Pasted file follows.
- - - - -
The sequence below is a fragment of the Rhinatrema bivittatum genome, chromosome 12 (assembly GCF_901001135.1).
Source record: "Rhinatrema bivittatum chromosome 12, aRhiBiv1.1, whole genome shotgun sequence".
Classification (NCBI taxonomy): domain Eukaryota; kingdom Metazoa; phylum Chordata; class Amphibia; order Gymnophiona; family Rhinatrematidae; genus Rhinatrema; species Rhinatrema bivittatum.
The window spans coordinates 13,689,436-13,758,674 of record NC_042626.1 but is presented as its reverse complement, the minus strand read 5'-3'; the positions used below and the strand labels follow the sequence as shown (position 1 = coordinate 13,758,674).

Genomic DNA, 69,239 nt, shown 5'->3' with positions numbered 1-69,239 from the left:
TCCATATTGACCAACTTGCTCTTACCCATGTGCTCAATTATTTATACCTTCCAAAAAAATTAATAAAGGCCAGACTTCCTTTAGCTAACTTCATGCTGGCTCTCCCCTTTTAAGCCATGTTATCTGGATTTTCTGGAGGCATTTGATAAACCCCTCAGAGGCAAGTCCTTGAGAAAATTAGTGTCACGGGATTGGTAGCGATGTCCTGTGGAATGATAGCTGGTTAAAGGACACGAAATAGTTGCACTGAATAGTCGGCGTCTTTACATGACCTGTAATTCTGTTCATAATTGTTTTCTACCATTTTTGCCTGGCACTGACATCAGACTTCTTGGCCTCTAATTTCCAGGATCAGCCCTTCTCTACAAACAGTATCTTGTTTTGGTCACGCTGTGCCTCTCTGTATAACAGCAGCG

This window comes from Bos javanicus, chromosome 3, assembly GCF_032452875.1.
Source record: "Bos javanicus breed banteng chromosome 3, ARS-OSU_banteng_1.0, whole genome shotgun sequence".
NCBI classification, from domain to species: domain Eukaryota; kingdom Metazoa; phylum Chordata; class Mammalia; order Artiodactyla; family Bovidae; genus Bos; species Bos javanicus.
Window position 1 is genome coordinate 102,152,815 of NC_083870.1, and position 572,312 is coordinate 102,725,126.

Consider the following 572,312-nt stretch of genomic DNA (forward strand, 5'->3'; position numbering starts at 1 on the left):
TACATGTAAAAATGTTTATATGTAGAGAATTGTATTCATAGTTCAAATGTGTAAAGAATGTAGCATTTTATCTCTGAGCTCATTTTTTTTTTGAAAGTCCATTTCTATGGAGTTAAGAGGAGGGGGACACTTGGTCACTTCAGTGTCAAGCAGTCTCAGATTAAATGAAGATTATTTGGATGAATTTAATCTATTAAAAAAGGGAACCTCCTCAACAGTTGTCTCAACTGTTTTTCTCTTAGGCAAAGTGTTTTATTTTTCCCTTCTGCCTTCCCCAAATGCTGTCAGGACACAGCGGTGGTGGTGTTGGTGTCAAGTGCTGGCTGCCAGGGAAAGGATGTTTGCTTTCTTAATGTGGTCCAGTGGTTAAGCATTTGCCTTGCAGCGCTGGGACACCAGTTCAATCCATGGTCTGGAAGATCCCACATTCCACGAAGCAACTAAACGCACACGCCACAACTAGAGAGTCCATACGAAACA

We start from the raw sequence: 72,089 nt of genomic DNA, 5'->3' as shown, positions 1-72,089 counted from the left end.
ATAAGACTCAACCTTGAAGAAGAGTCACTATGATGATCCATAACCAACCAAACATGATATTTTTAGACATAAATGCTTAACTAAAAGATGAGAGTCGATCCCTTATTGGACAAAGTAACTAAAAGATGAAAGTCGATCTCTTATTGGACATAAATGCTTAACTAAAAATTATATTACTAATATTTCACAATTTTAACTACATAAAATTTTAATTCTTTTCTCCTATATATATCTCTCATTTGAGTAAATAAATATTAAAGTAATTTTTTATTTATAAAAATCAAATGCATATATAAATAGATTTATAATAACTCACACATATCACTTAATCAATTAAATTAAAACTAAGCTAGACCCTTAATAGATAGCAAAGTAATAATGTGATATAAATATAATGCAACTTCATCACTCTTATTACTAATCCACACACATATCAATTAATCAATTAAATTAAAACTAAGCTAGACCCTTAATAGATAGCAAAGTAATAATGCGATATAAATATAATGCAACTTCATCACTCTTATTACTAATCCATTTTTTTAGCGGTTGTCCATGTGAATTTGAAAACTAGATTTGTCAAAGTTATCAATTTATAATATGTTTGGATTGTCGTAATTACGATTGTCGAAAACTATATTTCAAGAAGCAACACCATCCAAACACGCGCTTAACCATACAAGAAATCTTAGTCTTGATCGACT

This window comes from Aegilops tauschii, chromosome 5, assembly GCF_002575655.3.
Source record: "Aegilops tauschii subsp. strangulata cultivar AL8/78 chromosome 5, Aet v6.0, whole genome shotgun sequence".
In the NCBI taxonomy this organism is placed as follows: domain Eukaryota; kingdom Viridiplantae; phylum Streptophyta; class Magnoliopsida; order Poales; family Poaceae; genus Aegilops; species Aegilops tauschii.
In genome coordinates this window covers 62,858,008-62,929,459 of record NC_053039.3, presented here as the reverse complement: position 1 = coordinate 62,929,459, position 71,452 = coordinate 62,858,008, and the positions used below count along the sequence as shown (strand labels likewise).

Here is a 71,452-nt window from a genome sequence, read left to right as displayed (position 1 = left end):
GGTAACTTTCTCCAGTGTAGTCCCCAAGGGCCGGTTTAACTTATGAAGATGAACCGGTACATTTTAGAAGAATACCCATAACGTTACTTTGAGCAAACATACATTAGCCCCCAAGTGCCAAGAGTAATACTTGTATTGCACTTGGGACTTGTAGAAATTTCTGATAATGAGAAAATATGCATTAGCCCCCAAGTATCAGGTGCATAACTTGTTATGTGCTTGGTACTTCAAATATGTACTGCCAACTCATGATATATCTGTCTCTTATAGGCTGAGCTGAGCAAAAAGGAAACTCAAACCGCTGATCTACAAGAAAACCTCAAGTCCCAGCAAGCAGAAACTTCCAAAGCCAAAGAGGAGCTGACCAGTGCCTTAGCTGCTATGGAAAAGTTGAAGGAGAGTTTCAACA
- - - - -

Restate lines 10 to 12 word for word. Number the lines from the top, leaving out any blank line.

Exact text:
Window position 1 is genome coordinate 102,152,815 of NC_083870.1, and position 572,312 is coordinate 102,725,126.

Consider the following 572,312-nt stretch of genomic DNA (forward strand, 5'->3'; position numbering starts at 1 on the left):
TACATGTAAAAATGTTTATATGTAGAGAATTGTATTCATAGTTCAAATGTGTAAAGAATGTAGCATTTTATCTCTGAGCTCATTTTTTTTTTGAAAGTCCATTTCTATGGAGTTAAGAGGAGGGGGACACTTGGTCACTTCAGTGTCAAGCAGTCTCAGATTAAATGAAGATTATTTGGATGAATTTAATCTATTAAAAAAGGGAACCTCCTCAACAGTTGTCTCAACTGTTTTTCTCTTAGGCAAAGTGTTTTATTTTTCCCTTCTGCCTTCCCCAAATGCTGTCAGGACACAGCGGTGGTGGTGTTGGTGTCAAGTGCTGGCTGCCAGGGAAAGGATGTTTGCTTTCTTAATGTGGTCCAGTGGTTAAGCATTTGCCTTGCAGCGCTGGGACACCAGTTCAATCCATGGTCTGGAAGATCCCACATTCCACGAAGCAACTAAACGCACACGCCACAACTAGAGAGTCCATACGAAACA